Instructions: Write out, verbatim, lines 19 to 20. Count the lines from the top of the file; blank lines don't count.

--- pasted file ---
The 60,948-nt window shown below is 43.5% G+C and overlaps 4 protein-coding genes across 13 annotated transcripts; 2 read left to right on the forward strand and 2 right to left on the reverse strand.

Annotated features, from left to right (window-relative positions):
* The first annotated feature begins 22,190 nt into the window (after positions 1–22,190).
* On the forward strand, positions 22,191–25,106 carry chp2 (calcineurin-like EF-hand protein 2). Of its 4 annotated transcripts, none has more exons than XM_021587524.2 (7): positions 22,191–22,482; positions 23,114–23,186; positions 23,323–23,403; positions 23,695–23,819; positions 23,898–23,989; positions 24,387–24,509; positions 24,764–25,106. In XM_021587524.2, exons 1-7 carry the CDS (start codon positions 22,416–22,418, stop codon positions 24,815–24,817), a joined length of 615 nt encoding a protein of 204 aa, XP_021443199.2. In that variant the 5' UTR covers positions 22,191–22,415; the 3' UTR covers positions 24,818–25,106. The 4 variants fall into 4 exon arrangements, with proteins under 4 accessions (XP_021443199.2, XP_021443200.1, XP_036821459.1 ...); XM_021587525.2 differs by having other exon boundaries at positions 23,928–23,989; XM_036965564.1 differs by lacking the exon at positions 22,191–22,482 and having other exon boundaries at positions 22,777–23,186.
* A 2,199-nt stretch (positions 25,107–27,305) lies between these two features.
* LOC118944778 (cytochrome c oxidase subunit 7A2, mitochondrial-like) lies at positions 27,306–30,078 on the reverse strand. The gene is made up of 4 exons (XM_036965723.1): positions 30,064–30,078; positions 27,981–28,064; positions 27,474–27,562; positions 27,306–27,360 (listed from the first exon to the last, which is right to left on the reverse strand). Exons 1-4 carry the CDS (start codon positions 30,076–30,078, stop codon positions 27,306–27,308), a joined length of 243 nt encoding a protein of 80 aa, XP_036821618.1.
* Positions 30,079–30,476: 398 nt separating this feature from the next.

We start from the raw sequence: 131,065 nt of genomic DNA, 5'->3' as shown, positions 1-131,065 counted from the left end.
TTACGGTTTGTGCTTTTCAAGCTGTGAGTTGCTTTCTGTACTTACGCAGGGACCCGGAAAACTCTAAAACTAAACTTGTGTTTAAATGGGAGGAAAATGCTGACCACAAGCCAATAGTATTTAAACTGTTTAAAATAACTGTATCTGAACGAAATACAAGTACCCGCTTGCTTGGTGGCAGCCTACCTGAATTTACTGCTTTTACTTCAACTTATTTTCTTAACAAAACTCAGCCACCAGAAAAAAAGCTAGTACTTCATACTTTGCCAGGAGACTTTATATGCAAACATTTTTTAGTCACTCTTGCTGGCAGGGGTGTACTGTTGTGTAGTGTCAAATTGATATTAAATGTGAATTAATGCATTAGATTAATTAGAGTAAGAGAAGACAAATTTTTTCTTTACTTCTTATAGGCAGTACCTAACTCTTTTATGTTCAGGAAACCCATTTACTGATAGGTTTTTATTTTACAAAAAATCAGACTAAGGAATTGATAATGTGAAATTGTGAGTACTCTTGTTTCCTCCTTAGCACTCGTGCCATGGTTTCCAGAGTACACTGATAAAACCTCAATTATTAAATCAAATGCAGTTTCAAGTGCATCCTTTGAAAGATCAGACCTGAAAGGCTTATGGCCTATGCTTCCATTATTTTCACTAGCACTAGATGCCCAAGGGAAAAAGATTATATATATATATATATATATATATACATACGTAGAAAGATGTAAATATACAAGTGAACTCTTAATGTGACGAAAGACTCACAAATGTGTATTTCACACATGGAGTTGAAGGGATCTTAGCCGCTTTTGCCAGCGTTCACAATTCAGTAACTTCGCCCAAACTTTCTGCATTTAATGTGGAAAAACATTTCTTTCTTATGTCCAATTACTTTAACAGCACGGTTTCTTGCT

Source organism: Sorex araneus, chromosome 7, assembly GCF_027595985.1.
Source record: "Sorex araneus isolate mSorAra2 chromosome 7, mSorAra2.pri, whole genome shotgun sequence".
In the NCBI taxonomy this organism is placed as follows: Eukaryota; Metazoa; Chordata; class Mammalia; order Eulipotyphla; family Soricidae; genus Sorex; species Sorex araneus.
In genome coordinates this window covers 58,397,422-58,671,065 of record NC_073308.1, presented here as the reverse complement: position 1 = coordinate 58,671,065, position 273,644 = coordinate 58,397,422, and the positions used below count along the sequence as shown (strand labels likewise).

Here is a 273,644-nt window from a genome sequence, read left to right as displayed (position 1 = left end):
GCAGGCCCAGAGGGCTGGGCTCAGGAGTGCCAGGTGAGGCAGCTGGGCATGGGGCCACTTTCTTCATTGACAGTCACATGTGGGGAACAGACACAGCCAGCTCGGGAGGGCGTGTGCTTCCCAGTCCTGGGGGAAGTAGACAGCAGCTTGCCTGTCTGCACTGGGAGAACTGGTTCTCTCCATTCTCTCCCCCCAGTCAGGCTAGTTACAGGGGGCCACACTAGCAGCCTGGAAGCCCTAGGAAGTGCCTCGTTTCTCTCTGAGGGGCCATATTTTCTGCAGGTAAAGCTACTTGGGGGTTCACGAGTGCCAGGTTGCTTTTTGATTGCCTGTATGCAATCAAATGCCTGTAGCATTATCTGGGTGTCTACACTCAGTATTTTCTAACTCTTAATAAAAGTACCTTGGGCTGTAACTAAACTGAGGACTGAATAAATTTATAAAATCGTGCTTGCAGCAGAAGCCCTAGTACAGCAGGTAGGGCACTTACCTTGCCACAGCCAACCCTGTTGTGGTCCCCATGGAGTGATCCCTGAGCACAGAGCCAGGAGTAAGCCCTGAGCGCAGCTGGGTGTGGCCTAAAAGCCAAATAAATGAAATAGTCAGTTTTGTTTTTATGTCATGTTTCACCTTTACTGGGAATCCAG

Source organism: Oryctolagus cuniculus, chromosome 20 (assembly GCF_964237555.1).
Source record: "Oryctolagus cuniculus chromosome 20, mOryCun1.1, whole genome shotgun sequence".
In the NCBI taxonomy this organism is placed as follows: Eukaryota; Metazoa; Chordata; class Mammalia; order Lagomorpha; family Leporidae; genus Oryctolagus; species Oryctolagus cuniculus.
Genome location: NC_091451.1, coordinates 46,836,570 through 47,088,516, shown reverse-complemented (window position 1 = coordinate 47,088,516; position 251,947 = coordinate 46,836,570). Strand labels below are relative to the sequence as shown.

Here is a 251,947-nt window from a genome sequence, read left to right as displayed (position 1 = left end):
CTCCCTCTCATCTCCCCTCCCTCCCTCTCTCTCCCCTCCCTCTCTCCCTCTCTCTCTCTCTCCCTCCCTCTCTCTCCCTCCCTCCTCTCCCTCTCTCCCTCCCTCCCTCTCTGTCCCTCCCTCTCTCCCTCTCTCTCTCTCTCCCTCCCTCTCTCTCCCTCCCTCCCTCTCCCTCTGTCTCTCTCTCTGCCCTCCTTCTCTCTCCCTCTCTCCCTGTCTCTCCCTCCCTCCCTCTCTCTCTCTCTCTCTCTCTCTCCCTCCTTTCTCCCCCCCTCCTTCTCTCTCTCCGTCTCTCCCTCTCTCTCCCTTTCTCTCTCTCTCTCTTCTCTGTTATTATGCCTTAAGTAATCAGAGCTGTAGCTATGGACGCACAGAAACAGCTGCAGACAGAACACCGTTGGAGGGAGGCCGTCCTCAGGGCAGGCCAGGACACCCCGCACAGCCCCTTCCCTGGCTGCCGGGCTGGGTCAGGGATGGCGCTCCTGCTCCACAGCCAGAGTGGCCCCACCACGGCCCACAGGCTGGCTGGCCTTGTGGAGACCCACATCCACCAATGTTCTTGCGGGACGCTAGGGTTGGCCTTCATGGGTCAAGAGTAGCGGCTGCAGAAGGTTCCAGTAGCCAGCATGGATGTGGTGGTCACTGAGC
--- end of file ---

Genome location: NC_091451.1, coordinates 46,836,570 through 47,088,516, shown reverse-complemented (window position 1 = coordinate 47,088,516; position 251,947 = coordinate 46,836,570). Strand labels below are relative to the sequence as shown.

Here is a 251,947-nt window from a genome sequence, read left to right as displayed (position 1 = left end):